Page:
2008 will forever, in this generation’s eyes at least, be synonymous with the global financial crisis which continues to dominate the political and social spectrum across the European Union. Even now, 5 years later, the EU is still trying to claw its way out of economic stagnation. The recent Cyprus ordeal is just one further reminder of how inter-connected and fragile our economies are in this time of austerity and market upheaval; hindsight is often a wonderful thing but questions do need to be asked exactly how the previous financial stress tests were so positively signed off-on the Cyprus banking model in 2010 – however, this is neither here nor there. The EU has been desperately attempting to find a collective solution to the economic contractions and sluggish growth which have dominated the recent economic landscape across all member states, and if one thing can be specified as the EUs core plan-of-action to economic stability and growth, it’s trade.

Let’s just quickly review the separate paths to economic growth available to governments:

  • Fiscal stimulus? That requires governments to make large initial outlays, deepening GDP debt – no.
  • Investment? This requires loose capital from private entities and / or secure political and economic markets, not exactly the situation right now.
  • Reduced inflation? This can be done via QE (Quantitative Easing – the UK is currently on this medicine), hard to do in the Euro area, or by offering tax breaks, not very wise when taxes are your core form of raising funds.
  • Reduced taxes? Swings and round-a-bouts, decrease taxes to free capital, which increases investment – with banks on their knees, markets cautious, governments balancing the books and unemployment on the up, this doesn’t really work…

So what’s left? Trade. Increased trade will boost exports, create jobs, secure capital for business and hopefully kick-start manufacturing across the EU, a sector which has been systemically begging for a new lease of life after global competition, mainly from the BRIC quartet, has slowly eroded its European strength. Focusing EU institutions and political capital on trade as a way to economic growth allows regulatory convergence, business integration, collaborations on global supply lines and cheaper input costs across all members to occur quickly. Politically, it’s a win-win to both the markets and society. It’s progressive, simple to explain, and most importantly, refers back to a period of working class values which many of the electorate remember and have strong ties to.  Economically, with the EU being the most important and powerful trade bloc in the world, trade was responsible for reducing the impact of the recession within the EU by as much as 4x, is directly linked to over 30 million jobs (60 million indirectly) and is responsible for 15 000 new jobs for every 1bn EUR of exports.

This all sounds, and is, great news for EU citizens and governments – but what are the next steps? With unemployment and social scepticism rising across the Union, how long until austerity is no longer a viable option? The EU is first and foremost a single market for goods, secondly a political union, I’d argue that its third priority at this time should be its FTAs (Free Trade Agreements), thankfully, that’s exactly what it’s doing.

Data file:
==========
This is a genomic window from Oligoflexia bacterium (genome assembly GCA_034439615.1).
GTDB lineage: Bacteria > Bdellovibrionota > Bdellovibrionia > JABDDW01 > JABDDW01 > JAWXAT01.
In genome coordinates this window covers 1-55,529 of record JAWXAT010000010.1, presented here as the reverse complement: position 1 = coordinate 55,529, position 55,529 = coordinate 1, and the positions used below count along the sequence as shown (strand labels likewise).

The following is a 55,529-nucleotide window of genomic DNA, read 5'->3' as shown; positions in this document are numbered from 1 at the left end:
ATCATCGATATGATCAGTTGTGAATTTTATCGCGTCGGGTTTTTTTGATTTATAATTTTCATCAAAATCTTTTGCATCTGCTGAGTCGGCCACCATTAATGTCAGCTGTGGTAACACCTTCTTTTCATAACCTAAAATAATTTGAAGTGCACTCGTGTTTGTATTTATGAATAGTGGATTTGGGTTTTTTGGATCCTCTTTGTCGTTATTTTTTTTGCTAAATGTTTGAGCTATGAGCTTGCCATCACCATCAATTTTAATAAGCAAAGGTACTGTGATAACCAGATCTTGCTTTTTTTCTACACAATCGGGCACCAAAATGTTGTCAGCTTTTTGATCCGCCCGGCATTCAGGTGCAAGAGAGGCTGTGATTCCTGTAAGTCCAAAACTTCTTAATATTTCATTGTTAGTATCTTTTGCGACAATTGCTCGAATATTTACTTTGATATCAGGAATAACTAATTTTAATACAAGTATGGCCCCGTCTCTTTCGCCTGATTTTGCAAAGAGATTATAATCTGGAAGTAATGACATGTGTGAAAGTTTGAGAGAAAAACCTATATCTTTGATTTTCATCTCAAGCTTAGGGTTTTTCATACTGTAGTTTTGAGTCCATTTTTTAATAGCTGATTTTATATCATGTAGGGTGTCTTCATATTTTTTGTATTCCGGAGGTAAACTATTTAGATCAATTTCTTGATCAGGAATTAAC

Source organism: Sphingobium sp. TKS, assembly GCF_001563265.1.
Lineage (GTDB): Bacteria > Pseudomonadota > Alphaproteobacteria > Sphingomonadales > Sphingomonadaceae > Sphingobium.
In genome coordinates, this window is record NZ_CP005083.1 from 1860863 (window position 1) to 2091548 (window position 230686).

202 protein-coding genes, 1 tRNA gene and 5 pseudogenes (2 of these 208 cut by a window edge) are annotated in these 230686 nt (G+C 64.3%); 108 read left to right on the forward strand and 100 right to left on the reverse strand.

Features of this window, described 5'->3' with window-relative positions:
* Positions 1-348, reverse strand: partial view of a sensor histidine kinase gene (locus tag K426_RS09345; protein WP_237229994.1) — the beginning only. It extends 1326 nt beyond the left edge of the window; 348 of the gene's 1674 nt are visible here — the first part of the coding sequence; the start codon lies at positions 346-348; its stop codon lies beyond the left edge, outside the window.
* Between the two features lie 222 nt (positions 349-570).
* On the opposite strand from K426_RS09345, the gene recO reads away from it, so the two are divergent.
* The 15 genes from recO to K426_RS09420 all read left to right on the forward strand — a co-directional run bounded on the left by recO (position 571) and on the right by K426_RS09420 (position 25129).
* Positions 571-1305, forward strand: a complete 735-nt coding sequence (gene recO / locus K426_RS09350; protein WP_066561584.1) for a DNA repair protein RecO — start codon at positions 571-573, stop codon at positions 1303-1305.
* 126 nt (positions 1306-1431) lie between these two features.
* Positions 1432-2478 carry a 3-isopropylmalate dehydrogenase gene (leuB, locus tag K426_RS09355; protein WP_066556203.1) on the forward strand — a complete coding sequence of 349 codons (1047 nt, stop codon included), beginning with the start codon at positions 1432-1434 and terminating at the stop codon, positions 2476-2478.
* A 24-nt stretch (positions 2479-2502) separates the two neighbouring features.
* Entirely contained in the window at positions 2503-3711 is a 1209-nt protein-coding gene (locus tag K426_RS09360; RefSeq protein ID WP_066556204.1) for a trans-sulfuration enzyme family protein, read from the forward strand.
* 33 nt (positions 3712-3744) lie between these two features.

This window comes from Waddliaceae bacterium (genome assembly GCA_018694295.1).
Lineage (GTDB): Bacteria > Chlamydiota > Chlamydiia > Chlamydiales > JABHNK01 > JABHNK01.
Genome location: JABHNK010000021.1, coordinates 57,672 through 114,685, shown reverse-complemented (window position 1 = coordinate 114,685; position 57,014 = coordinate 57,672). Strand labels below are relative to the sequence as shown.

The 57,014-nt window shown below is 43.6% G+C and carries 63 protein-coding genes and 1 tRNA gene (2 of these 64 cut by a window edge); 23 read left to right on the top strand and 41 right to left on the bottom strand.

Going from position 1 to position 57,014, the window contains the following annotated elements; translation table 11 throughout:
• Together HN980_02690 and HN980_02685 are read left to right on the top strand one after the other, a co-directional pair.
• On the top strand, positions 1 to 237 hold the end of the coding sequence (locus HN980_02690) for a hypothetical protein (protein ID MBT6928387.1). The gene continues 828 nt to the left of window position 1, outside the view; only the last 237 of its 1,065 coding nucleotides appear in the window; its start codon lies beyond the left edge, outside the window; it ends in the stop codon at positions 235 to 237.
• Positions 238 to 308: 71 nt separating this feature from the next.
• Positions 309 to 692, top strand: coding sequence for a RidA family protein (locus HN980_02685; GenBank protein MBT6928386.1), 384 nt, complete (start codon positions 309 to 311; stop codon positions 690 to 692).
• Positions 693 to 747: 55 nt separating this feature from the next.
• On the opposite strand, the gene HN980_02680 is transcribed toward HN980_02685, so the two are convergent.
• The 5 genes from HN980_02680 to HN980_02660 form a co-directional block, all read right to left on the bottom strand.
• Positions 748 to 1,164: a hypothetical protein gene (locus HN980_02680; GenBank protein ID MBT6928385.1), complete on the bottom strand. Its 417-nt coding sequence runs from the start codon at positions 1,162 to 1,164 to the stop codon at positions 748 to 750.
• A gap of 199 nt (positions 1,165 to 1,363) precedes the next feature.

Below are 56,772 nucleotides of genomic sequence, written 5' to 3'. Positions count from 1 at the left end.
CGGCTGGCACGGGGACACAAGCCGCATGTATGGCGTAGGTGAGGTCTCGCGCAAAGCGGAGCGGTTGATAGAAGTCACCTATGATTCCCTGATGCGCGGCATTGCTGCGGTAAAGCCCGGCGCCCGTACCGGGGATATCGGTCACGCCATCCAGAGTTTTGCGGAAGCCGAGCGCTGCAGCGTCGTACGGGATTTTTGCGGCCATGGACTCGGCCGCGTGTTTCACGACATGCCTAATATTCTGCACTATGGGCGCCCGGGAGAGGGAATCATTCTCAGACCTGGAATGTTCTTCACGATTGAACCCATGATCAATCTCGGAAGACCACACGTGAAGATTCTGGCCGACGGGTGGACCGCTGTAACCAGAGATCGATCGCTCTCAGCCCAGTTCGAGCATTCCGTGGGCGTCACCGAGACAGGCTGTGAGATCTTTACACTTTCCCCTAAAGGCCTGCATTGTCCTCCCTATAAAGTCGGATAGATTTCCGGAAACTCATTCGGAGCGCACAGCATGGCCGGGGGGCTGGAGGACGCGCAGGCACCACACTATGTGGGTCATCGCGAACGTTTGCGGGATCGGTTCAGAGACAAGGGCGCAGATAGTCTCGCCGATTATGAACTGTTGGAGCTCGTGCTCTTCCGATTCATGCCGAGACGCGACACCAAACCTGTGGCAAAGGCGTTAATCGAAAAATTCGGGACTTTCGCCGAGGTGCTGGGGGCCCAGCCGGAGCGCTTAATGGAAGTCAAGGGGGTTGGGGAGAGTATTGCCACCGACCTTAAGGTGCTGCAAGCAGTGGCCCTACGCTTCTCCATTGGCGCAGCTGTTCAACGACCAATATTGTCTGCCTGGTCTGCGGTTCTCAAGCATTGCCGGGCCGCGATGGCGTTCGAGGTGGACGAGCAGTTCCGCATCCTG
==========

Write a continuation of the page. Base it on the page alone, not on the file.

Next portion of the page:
The recently announced FTA negotiations with the USA, Japan and Morocco is excellent news for the long term prosperity and growth prospects of the EU. Couple these negotiations with the soon-to-be finalised FTAs with Canada, Singapore and India and you have one of the most, if not the most, progressive trade agendas in modern politics. In 2012, FTAs contributed to 30% of total EU trade, this is expected to jump to 48% after these new FTAs have been finalised. If we use the South Korean FTA as an example, in its first year of operation, EU trade (liberalised goods – fully covered by the FTA) increased by 22%, whilst total EU trade to SK increased by 10%. These are tangible incentives to create further FTAs as soon as possible.

FTAs are the EUs core game-plan, and they look like a strong bet to help the EU regain its competitive edge on exporting luxury goods to the ever growing global middle class as well as strengthening the labour work forces across the member states. This should be celebrated, but this also must be viewed with caution. The Japanese and US FTAs, although potentially huge to all involved, will take years to negotiate and finalise. Agriculture will be off limits, a huge stumbling block for the USA’s large agriculture sector, as will the EUs health and safety standards across all goods, which is notionally high (and rightly so) for most competitors entering the market. It must also be noted that FTAs only go so far. They strengthen market leaders as these expand to new areas (under the specific FTA); but this works both ways – for both EU businesses wishing to export, and US/Japanese companies looking to compete in Europe. Competition should be welcomed, it enhances innovation, drives prices down and allows new players to drive society’s demands in the given sectors, but it also comes with a warning.

By creating FTAs with the world’s leading economies, we risk our own EU businesses being engulfed by competing, non-EU based businesses which can relocate jobs and drain expertise elsewhere. It also links us strongly with those countries who can be labelled as declining powers – where are the trade agreements with a resurgent Africa? Latin America? A booming Asia? I applaud the EU in making strides in one area and deplore it for not being progressive enough in the markets we know to be the next major players. It would be nice to know the EU has a Plan B – other than drawn out trade agreements – but the political reality should be recognised, there is no Plan B, C, D or E, only A, and right now, I don’t think A is working.

Get comfy, this economic flat lining isn’t going anywhere yet.